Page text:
The New York economy is bracing itself for the impact of a new tariff being rolled out by the federal government.  President Trump is has enacted] a 25 percent tax on foreign steel and a 10 percent tax on aluminum.  Tariffs are usually meant to bolster domestic industries and products, but Whitman School of Management International business studies Professor Peter Koveos says this ignores how much industry has changed.

NY State DEC

Central New Yorkers have been dealing with occasional harmful algal blooms for years, including Owasco and Cayuga lakes. But it wasn’t until late last summer when the green organic matter showed up much closer to home.

 “The third one is the lake that perhaps among all lakes in New York State was the last one we expected to see a harmful algal bloom on, Skaneateles Lake.”

Matt Ryan / NY Now

Things got heated on the New York State Senate floor this week over a debate on bills that majority party Republicans say will improve school safety. Meanwhile, the state Assembly Tuesday passed its own set of gun control bills.

New York already has some of the strictest gun control measures in the nation, known as the SAFE Act, but since the Florida shootings, lawmakers from both major parties say there’s more to do to prevent school shootings.

John Smith / WAER News

Talented Veterans from across Central New York received awards today in the Creative Arts local competition, and some could be advancing to the national level of the contest.  While the artists certainly take pride in their work, the creative process can be very therapeutic and healing.  Laurelle Kaley spent 20 years in the military before she retired in 2005.  She said the military gave her direction and support, and art filled that void when she left.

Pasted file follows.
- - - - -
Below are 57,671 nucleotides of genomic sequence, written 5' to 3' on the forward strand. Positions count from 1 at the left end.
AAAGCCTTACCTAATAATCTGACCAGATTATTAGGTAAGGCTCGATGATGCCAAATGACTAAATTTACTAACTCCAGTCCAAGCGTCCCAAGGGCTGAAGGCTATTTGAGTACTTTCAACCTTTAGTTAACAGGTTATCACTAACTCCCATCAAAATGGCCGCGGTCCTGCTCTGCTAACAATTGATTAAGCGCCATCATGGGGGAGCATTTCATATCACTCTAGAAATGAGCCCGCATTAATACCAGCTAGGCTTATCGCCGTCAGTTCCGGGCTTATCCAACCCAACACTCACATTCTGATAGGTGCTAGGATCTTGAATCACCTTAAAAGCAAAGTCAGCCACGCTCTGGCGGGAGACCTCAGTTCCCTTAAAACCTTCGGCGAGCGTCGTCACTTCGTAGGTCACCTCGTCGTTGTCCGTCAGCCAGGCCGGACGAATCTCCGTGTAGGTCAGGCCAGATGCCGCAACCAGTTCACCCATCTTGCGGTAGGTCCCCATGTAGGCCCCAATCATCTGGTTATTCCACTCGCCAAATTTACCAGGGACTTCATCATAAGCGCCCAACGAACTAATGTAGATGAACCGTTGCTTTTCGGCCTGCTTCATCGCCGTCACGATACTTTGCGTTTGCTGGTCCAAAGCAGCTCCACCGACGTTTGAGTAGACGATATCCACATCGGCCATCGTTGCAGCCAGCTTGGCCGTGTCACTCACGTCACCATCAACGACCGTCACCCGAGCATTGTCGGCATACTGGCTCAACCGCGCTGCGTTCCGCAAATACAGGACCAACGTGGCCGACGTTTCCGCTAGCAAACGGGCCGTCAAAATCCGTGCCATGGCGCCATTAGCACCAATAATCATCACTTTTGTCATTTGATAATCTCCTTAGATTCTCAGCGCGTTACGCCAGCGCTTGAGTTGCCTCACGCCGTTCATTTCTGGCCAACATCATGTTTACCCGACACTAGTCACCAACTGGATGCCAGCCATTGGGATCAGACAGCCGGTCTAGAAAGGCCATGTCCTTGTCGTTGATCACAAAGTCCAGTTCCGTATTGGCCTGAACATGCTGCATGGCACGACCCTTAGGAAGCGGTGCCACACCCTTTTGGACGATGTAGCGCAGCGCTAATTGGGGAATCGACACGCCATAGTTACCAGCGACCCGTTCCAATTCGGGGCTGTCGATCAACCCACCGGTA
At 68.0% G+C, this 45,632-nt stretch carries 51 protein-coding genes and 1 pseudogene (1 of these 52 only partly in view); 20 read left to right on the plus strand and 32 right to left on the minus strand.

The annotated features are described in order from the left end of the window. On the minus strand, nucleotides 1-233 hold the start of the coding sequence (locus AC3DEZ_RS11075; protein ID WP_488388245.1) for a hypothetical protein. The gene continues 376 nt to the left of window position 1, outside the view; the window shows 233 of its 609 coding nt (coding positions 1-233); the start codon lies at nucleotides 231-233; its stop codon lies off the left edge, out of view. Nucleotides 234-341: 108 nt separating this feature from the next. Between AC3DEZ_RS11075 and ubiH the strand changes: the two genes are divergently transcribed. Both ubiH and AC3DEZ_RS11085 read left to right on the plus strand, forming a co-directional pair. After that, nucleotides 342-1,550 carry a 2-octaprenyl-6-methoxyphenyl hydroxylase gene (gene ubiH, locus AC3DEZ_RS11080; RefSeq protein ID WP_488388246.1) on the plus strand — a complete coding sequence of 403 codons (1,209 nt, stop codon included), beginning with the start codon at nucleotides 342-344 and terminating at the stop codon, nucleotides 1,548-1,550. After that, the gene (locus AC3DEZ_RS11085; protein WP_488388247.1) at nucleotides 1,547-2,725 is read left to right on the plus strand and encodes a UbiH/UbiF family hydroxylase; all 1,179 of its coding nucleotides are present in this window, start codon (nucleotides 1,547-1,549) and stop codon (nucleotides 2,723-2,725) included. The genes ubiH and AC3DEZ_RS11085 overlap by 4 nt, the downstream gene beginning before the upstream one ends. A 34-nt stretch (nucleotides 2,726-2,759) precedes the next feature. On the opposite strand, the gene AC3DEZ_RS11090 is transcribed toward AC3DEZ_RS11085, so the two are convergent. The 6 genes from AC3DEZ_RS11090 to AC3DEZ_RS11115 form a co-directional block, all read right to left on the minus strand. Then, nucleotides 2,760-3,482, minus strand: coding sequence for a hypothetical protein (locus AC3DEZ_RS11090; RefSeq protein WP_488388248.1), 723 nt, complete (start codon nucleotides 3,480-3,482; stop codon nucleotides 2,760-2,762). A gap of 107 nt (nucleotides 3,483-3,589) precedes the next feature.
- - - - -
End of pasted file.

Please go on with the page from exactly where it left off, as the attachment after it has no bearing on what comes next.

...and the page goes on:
Central New York Healthcare provider Loretto has decided to re-brand itself in order to tell the community about the services it offers.  This comes amid health care reform in the federal government which might affect the company.

Loretto President and CEO Kim Townsend admits that the community might not be quite sure about the services her company provides.  After a year of surveying residents, employees, and the public, the company had a moment of self-discovery.

Karen DeWitt / WXXI News

Advocates who want the Child Victims Act passed in  New York  are stepping up the pressure on Republicans in the State Senate. Some GOP Senators are the final hold outs against a bill that would extend the statute of limitations and open up a one year window for past victims to file civil lawsuits.

The measure would allow someone to take court action up until the victim is the age of 50. The current age limit is 23.

A case heard Monday in the U.S. Supreme Court and to be decided later on this year could have a big impact on public worker unions in New York.

The case, known as Janus v AFSCME, was brought by  Mark Janus, a public employee in Illinois, who is challenging his state’s policy of requiring that he pay union dues to the Illinois branch of the American Federation of State, County and Municipal Employees,  even though he does not want to be a member.

Janus and his lawyers say the mandatory payments violate his First Amendment right to not be compelled to fund political speech.

The police chief in DeWitt says numerous entities are ready to jump in to action if there’s a report of someone who might become a threat at a school or in the community at large.  Meanwhile, the debate continues in Florida over what people knew about the shooter and what could have been done to stop him.